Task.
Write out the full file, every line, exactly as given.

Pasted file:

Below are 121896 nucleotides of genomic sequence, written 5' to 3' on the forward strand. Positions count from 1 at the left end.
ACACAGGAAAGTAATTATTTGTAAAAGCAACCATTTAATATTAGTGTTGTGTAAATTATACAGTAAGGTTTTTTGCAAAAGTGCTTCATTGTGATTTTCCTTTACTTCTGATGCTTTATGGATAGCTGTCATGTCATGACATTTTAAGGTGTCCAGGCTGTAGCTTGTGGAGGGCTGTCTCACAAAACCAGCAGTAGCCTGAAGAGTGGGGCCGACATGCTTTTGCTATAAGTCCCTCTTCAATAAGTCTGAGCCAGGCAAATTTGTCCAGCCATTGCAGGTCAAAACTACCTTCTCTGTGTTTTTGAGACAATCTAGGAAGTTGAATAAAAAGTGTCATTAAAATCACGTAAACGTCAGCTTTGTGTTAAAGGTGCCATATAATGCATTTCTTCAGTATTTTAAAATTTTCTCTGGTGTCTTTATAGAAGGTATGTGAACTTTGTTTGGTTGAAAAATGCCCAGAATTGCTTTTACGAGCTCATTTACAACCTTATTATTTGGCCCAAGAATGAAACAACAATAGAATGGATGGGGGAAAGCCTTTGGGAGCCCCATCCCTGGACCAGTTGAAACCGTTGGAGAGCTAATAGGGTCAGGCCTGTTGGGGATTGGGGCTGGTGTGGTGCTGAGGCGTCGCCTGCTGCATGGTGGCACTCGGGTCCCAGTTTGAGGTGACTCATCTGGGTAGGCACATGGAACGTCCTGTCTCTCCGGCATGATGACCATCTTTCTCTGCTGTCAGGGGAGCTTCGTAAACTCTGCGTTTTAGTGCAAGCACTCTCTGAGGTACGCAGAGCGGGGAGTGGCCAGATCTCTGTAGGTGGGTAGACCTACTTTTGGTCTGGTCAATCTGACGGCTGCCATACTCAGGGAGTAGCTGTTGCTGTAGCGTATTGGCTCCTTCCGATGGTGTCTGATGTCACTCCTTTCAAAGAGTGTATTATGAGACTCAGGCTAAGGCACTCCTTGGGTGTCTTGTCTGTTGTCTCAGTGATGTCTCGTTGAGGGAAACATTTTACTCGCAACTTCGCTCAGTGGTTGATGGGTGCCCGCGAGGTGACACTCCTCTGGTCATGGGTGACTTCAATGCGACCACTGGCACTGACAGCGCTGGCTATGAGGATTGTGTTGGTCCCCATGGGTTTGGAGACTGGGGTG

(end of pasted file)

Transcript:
Below are 121896 nucleotides of genomic sequence, written 5' to 3' on the forward strand. Positions count from 1 at the left end.
ACACAGGAAAGTAATTATTTGTAAAAGCAACCATTTAATATTAGTGTTGTGTAAATTATACAGTAAGGTTTTTTGCAAAAGTGCTTCATTGTGATTTTCCTTTACTTCTGATGCTTTATGGATAGCTGTCATGTCATGACATTTTAAGGTGTCCAGGCTGTAGCTTGTGGAGGGCTGTCTCACAAAACCAGCAGTAGCCTGAAGAGTGGGGCCGACATGCTTTTGCTATAAGTCCCTCTTCAATAAGTCTGAGCCAGGCAAATTTGTCCAGCCATTGCAGGTCAAAACTACCTTCTCTGTGTTTTTGAGACAATCTAGGAAGTTGAATAAAAAGTGTCATTAAAATCACGTAAACGTCAGCTTTGTGTTAAAGGTGCCATATAATGCATTTCTTCAGTATTTTAAAATTTTCTCTGGTGTCTTTATAGAAGGTATGTGAACTTTGTTTGGTTGAAAAATGCCCAGAATTGCTTTTACGAGCTCATTTACAACCTTATTATTTGGCCCAAGAATGAAACAACAATAGAATGGATGGGGGAAAGCCTTTGGGAGCCCCATCCCTGGACCAGTTGAAACCGTTGGAGAGCTAATAGGGTCAGGCCTGTTGGGGATTGGGGCTGGTGTGGTGCTGAGGCGTCGCCTGCTGCATGGTGGCACTCGGGTCCCAGTTTGAGGTGACTCATCTGGGTAGGCACATGGAACGTCCTGTCTCTCCGGCATGATGACCATCTTTCTCTGCTGTCAGGGGAGCTTCGTAAACTCTGCGTTTTAGTGCAAGCACTCTCTGAGGTACGCAGAGCGGGGAGTGGCCAGATCTCTGTAGGTGGGTAGACCTACTTTTGGTCTGGTCAATCTGACGGCTGCCATACTCAGGGAGTAGCTGTTGCTGTAGCGTATTGGCTCCTTCCGATGGTGTCTGATGTCACTCCTTTCAAAGAGTGTATTATGAGACTCAGGCTAAGGCACTCCTTGGGTGTCTTGTCTGTTGTCTCAGTGATGTCTCGTTGAGGGAAACATTTTACTCGCAACTTCGCTCAGTGGTTGATGGGTGCCCGCGAGGTGACACTCCTCTGGTCATGGGTGACTTCAATGCGACCACTGGCACTGACAGCGCTGGCTATGAGGATTGTGTTGGTCCCCATGGGTTTGGAGACTGGGGTG